Thursday, March 13

The Wildlife-Friendly Vegetable Gardener Book


Two years ago, I decided I wanted to try my hand at gardening, to see if I inherited a 'green thumb' from my great-grandparents. All I can say is growing my own organic food {outdoors and indoors} has been more rewarding than I could have ever imagined. Not only is homegrown food good for you, but freshly picked fruits & veggies taste AMAZING. I've also found spending time in my garden is really relaxing; it honestly doesn't feel like work or a 'chore'.

So... gardening at 9300 feet, in the mountains, in Colorado, can be challenging to say the least. {Which I think the challenge is one reason gardening appeals to me so much.} One of the major challenges is dealing with the local wildlife. I've had an entire garden bed of lettuce & greens demolished in one evening by chipmunks & squirrels. The wildlife has eaten leaves off of newly planted aspen trees & columbine flowers {all of which died shortly thereafter - so annoying!}. I've even caught a coyote standing in one of my raised beds! Seriously.

I happened upon The Wildlife-Friendly Vegetable Gardener Book at my library. I read Tammi's blog & really enjoyed {and recommend} her book, Homegrown Herbs. She also lives in Colorado & faces the same challenges, plus successfully maintains an organic herb farm {which I'm really hoping to visit this spring}. Her books are easy reads & great for beginning gardeners. I've learned many useful tips, tricks and general gardening practices that have helped me a lot. I'm looking forward to finding ways for my garden to better co-exist with our local wildlife. When I finish reading the book, I'll update this post with my review.

What gardening challenges do you have? I'd also love to hear any gardening book recommendations you have!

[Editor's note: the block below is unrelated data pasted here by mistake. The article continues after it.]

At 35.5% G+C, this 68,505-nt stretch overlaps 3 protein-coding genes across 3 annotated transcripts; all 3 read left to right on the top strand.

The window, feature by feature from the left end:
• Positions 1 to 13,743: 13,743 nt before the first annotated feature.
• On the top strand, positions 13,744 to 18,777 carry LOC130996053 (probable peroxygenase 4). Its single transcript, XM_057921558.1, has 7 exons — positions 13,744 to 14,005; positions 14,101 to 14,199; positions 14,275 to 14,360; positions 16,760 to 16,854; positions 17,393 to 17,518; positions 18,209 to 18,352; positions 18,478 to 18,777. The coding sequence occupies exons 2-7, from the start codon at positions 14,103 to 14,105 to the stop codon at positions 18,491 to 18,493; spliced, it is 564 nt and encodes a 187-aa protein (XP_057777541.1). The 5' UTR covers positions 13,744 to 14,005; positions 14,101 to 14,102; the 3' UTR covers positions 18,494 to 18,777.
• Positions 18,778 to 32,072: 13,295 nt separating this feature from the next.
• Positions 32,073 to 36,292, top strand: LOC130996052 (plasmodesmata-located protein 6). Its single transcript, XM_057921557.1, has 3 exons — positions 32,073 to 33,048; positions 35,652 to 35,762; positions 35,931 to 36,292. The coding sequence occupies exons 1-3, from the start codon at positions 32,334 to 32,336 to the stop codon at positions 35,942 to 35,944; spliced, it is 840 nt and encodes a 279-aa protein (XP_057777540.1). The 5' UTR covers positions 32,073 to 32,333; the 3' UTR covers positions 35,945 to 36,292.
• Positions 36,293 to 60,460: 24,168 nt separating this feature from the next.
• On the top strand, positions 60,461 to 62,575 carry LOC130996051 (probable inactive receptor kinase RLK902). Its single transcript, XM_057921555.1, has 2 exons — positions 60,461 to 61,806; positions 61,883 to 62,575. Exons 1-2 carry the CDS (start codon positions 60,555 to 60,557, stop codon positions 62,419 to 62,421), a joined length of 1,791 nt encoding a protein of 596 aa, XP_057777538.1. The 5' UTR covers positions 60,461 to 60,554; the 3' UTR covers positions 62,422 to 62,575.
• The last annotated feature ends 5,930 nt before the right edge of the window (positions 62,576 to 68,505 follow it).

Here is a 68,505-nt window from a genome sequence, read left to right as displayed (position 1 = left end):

*** UPDATE ***

I just finished reading the book, and would definitely recommend it to any gardener. There is a lot of information related to wildlife and gardening in general. The book has inspired me to start a nature journal, which Tammi discusses the types of observations to make & information to include. She covers how to utilize the 'no-dig' method to convert grass lawn into a garden {and it is easy to do!}. I found the section on herbs that attract and repel good & bad insects/pollinators/wildlife extremely helpful. I try to grow as many culinary herbs as possible, so it was great to learn which ones can actually help. If you have an organic garden like me, you will appreciate her natural alternatives to pesticides & repellents {you probably already have the ingredients in your kitchen!}. Finally, I enjoyed the section on building a cold frame. This is something I would like to incorporate into our garden, and she provided great details that I haven't read anywhere else before.

If you decide to read the book, leave a comment when you've finished it to let us know how you liked it. What were the most useful tips you learned?

>> View more Gardening posts.

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